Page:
Best Yoga Poses for
Costa Rica Yoga and Wellness in the Rainforest
Replenish Your Vitality with Costa Rica Yoga.
Child’s pose | Balasana
In this asana, the body faces the floor in a fetal position. The knees and hips are bent with the shins
on the floor. The chest can rest either on the knees or the knees can be spread to about the width of
a yoga mat, allowing the chest to go between the knees. The head is stretched forward towards the
ground - the forehead may touch the ground. The arms may be stretched forward in front of the
head or backwards towards the feet.
This go-to rest pose opens hips and relieves lower back tightness
Downward-facing dog | Adho Mukha
The preparatory position is with the hands and knees on the floor, hands under the shoulders,
fingers spread wide, knees under the hips and typically about seven inches (17 cm) apart, with the
spine straightened and relaxed. On a deep exhale, the hips are pushed toward the ceiling, the body
forming an inverted V-shape. The back is straight with the front ribs tucked in. The legs are straight
with the heels reaching to the floor. The hands are open like starfish, keeping the forefinger and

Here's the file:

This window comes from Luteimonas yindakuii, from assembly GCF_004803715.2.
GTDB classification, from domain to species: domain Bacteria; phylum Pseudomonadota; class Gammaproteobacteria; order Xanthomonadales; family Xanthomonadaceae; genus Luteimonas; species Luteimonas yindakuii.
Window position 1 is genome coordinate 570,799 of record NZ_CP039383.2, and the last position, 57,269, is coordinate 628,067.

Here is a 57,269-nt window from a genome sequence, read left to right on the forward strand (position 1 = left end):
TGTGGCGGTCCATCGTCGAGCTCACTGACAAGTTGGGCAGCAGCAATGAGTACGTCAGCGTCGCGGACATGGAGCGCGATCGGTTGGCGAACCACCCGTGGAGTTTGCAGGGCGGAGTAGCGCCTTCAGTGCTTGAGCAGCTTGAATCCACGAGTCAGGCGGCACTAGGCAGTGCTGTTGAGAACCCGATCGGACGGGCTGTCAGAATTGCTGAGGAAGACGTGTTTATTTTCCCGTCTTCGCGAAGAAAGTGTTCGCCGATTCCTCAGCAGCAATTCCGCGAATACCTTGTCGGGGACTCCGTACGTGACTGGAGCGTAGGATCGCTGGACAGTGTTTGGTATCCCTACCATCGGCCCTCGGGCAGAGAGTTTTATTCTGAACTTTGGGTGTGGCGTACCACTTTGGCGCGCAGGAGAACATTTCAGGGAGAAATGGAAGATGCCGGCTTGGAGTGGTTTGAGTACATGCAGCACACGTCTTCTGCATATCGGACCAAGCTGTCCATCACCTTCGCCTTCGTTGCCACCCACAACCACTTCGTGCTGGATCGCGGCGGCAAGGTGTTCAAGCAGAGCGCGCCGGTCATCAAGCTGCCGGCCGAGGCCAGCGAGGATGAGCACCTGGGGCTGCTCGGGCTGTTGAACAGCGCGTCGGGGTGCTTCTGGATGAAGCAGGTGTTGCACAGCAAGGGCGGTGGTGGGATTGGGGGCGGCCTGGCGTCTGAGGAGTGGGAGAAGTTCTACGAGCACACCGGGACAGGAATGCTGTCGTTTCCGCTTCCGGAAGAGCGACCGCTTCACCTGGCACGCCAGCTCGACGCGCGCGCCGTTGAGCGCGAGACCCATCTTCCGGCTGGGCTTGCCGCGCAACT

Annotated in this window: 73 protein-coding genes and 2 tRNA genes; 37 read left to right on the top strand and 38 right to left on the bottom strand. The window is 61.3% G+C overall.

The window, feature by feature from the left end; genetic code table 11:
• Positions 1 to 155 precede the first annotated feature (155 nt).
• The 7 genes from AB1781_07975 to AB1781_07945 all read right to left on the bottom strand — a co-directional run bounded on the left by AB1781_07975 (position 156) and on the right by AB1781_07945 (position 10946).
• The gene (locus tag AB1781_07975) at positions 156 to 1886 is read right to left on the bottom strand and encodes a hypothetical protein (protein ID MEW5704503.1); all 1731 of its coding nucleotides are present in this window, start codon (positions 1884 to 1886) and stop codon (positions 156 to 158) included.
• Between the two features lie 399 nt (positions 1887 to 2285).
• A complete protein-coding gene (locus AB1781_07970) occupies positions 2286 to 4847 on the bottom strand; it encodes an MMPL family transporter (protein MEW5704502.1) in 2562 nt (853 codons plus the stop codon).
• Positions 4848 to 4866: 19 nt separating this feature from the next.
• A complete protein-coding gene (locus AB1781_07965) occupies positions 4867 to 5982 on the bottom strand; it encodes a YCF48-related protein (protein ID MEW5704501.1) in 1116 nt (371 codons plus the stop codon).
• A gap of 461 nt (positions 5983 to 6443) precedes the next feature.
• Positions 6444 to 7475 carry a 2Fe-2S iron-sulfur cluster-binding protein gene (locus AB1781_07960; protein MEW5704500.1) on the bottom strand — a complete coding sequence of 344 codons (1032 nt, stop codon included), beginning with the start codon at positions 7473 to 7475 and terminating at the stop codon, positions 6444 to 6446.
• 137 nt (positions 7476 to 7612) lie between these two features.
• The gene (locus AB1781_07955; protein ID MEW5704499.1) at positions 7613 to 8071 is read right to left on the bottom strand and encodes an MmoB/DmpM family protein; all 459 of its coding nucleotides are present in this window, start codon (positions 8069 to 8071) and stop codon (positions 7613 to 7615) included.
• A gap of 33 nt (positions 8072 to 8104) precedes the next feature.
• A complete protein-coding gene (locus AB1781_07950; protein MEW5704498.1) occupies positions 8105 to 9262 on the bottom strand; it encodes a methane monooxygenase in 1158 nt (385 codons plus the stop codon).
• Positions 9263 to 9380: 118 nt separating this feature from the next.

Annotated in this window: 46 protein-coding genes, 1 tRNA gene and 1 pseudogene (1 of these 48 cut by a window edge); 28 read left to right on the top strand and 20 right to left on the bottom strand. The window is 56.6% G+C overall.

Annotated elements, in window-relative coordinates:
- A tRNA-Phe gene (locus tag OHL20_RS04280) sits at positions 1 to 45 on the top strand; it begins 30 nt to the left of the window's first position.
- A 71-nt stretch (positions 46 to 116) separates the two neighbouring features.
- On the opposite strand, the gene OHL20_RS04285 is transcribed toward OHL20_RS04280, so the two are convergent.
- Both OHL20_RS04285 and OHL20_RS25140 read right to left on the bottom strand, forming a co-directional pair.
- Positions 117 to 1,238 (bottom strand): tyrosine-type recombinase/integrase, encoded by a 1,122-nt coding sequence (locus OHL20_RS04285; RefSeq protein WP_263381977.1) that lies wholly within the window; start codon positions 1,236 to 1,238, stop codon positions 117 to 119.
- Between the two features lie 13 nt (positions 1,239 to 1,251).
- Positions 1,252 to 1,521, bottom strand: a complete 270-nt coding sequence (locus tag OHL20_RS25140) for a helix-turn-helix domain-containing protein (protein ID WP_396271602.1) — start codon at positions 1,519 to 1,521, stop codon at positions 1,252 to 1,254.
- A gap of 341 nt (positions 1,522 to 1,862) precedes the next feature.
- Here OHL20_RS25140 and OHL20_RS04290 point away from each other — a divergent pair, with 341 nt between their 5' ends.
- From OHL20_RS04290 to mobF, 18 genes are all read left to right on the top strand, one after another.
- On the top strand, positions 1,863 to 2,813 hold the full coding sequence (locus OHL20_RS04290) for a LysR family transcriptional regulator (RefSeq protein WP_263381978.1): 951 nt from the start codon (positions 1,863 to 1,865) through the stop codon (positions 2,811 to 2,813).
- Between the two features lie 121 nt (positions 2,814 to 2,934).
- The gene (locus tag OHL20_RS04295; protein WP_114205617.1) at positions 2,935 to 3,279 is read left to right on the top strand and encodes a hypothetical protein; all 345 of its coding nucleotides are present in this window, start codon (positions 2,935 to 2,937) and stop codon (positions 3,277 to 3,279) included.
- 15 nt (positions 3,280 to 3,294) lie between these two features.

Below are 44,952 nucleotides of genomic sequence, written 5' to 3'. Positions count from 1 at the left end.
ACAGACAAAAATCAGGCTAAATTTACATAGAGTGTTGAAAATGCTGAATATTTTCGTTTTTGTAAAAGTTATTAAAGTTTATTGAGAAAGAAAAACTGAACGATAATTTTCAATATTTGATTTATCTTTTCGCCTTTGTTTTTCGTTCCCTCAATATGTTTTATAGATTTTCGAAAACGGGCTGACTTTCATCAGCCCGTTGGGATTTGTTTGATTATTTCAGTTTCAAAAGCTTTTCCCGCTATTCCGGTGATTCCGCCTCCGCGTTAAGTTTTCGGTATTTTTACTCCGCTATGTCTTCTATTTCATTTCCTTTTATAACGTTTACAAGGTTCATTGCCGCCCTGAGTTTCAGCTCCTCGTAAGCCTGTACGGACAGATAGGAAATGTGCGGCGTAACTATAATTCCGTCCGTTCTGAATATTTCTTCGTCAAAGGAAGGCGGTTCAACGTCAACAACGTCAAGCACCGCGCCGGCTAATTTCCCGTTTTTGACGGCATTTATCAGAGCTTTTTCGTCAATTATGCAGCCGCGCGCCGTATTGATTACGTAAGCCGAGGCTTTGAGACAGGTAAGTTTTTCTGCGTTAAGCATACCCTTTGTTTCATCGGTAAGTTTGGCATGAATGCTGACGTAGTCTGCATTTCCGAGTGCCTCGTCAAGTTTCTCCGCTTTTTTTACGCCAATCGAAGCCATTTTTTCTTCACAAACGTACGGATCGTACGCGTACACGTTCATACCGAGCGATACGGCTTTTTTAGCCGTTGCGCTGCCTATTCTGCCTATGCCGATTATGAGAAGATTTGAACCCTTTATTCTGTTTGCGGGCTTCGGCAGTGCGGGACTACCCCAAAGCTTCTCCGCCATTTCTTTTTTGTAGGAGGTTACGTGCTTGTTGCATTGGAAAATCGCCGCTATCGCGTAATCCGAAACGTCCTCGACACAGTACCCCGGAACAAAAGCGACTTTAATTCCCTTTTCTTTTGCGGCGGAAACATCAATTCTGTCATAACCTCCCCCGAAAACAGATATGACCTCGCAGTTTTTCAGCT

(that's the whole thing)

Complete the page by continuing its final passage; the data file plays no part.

thumb pressing down on the floor/mat. The arms are straight, with the inner elbows turning
towards the ceiling. If one has the tendency to hyper extend elbows, keeping a microbend to the
elbows prevents taking the weight in the joints. Turning the elbows up towards the ceiling will
engage the triceps and build strength. Down-dog is a top-notch upper body-strengthener. And as an
inversion (meaning your hips are higher than your heart), it increases circulation.
Warrior II | Virabhadrasana II
Stretches hips, inner thighs, chest; strengthens quadriceps, abdomen, shoulders
1. From standing, step your feet about one metre apart. Turn your right foot so the toes point
toward the front of your mat. Turn your left foot in 30 degrees.
2. Raise your arms to shoulder height, parallel with the floor, palms facing down. Bend your right
knee so your right shin and thigh form a 90-degree angle.
3. Gently tuck your tailbone down as you draw your abdomen in. Hold for five deep breaths in and
out through the nose. Straighten the right leg and repeat on the opposite side.
Why it is good for you: This powerful pose will grant you long, lean, toned arms and legs, as well as
a firmer core.
Plank pose | Kumbhakasana
is an arm balancing yoga pose that tones the abdominal muscles while strengthening the arms and
spine. Its name comes from the Sanskrit words "kumbhak," which means "breath retention," and
"asana," which means "pose." In the traditional practice of this pose, you would hold your breath for
a brief moment before lowering your body into the low push-up position . Why it is good for you:
Plank is a simple but challenging way to build upper body strength – it works all of the major
muscles in your arms, back and core and requires only your bodyweight.
Fierce pose | Chair Pose| Utkatasana
This asana increases strength, balance and stability. The hamstrings, quadriceps, gluteal muscles,
and the erector spinae muscles of the back are exercised and strengthened. The erector muscles